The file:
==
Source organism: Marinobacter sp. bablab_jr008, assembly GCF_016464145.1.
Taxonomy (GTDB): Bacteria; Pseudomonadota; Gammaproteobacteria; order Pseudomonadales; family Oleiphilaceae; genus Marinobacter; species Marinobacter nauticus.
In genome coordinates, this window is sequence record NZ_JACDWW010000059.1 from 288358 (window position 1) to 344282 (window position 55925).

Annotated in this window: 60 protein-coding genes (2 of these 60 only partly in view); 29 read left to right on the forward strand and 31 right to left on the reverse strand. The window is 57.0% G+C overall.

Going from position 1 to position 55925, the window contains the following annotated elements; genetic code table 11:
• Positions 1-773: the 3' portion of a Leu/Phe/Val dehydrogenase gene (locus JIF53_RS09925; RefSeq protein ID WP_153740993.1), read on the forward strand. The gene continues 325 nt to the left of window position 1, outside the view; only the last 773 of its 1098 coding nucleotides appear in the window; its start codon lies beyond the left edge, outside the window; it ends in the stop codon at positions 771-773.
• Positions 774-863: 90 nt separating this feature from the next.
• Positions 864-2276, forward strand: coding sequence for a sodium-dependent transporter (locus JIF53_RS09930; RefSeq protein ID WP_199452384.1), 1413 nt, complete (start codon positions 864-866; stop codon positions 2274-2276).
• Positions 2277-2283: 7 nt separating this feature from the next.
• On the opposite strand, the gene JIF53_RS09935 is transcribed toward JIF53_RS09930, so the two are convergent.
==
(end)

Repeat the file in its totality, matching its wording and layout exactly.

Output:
Source organism: Marinobacter sp. bablab_jr008, assembly GCF_016464145.1.
Taxonomy (GTDB): Bacteria; Pseudomonadota; Gammaproteobacteria; order Pseudomonadales; family Oleiphilaceae; genus Marinobacter; species Marinobacter nauticus.
In genome coordinates, this window is sequence record NZ_JACDWW010000059.1 from 288358 (window position 1) to 344282 (window position 55925).

Annotated in this window: 60 protein-coding genes (2 of these 60 only partly in view); 29 read left to right on the forward strand and 31 right to left on the reverse strand. The window is 57.0% G+C overall.

Going from position 1 to position 55925, the window contains the following annotated elements; genetic code table 11:
• Positions 1-773: the 3' portion of a Leu/Phe/Val dehydrogenase gene (locus JIF53_RS09925; RefSeq protein ID WP_153740993.1), read on the forward strand. The gene continues 325 nt to the left of window position 1, outside the view; only the last 773 of its 1098 coding nucleotides appear in the window; its start codon lies beyond the left edge, outside the window; it ends in the stop codon at positions 771-773.
• Positions 774-863: 90 nt separating this feature from the next.
• Positions 864-2276, forward strand: coding sequence for a sodium-dependent transporter (locus JIF53_RS09930; RefSeq protein ID WP_199452384.1), 1413 nt, complete (start codon positions 864-866; stop codon positions 2274-2276).
• Positions 2277-2283: 7 nt separating this feature from the next.
• On the opposite strand, the gene JIF53_RS09935 is transcribed toward JIF53_RS09930, so the two are convergent.